“The challenge is that they don’t manage the industry well,” said Emilio Morales, president of the Miami-based Havana Consulting Group, which focuses on the Cuban economy. “The business requires capital; it requires financing to maintain the planes.”
Founded in 1929, Cubana de Aviación was once the pride of the Caribbean, replete with modern planes and top-flight maintenance. But as with so many elements of Cuba’s infrastructure and transportation, that progress began to slowly, and then suddenly halt, following the revolution, economic sanctions and, later, the fall of the Soviet Union, which had helped keep the nation afloat financially.
Cars hailing from the 1960s roll down pockmarked streets, past unpainted buildings and under worn bridges. And while the government has maintained its commitment to social services, whether free health care or education, money has grown scarce.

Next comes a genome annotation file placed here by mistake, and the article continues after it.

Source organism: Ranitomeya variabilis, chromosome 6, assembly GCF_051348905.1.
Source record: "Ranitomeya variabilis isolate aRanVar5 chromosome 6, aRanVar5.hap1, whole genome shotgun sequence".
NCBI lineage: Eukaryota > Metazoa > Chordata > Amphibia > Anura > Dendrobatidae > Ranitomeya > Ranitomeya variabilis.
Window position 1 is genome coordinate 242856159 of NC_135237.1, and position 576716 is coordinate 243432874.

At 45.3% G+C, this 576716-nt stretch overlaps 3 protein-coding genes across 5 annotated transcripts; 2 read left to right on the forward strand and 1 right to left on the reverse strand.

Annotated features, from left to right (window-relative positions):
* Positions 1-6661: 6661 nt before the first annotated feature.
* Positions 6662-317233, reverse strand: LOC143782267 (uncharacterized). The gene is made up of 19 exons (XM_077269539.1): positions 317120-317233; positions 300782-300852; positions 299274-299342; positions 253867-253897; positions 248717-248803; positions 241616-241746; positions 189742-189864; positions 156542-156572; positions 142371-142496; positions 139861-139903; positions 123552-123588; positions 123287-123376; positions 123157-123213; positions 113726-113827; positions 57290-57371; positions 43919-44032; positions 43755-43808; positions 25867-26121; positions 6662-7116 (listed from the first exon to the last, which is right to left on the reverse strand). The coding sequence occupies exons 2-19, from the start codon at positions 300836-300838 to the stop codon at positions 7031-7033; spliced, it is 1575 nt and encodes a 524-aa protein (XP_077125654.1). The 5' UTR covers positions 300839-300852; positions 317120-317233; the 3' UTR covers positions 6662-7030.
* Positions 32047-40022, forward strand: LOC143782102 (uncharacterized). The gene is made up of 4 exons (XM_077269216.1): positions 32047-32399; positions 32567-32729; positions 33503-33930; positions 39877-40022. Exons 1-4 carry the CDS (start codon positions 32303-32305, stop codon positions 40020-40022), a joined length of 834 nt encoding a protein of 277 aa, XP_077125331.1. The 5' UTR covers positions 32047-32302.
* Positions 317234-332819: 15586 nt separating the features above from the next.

That reality has set in for the airline industry, leaving the state airline with limited options to upgrade old planes or get new ones.
Cubana has struggled with a spotty safety record in the past — including several crashes in the late 1990s that left scores dead. The tragedies include crashes in Ecuador, Guatemala, Venezuela and off the island’s southeast coast.
Friday’s crash occurred just after noon, following the plane’s departure from Havana for the eastern city of Holguín. Emergency workers and nearby residents raced to the scene, where the battered remnants of the plane kicked up plumes of thick smoke, trying to rescue survivors.
Ramiro Santana Martínez, 46, a construction worker who lives about 50 yards from the crash site, said he was near his house when he heard an explosion, quickly followed by a second one.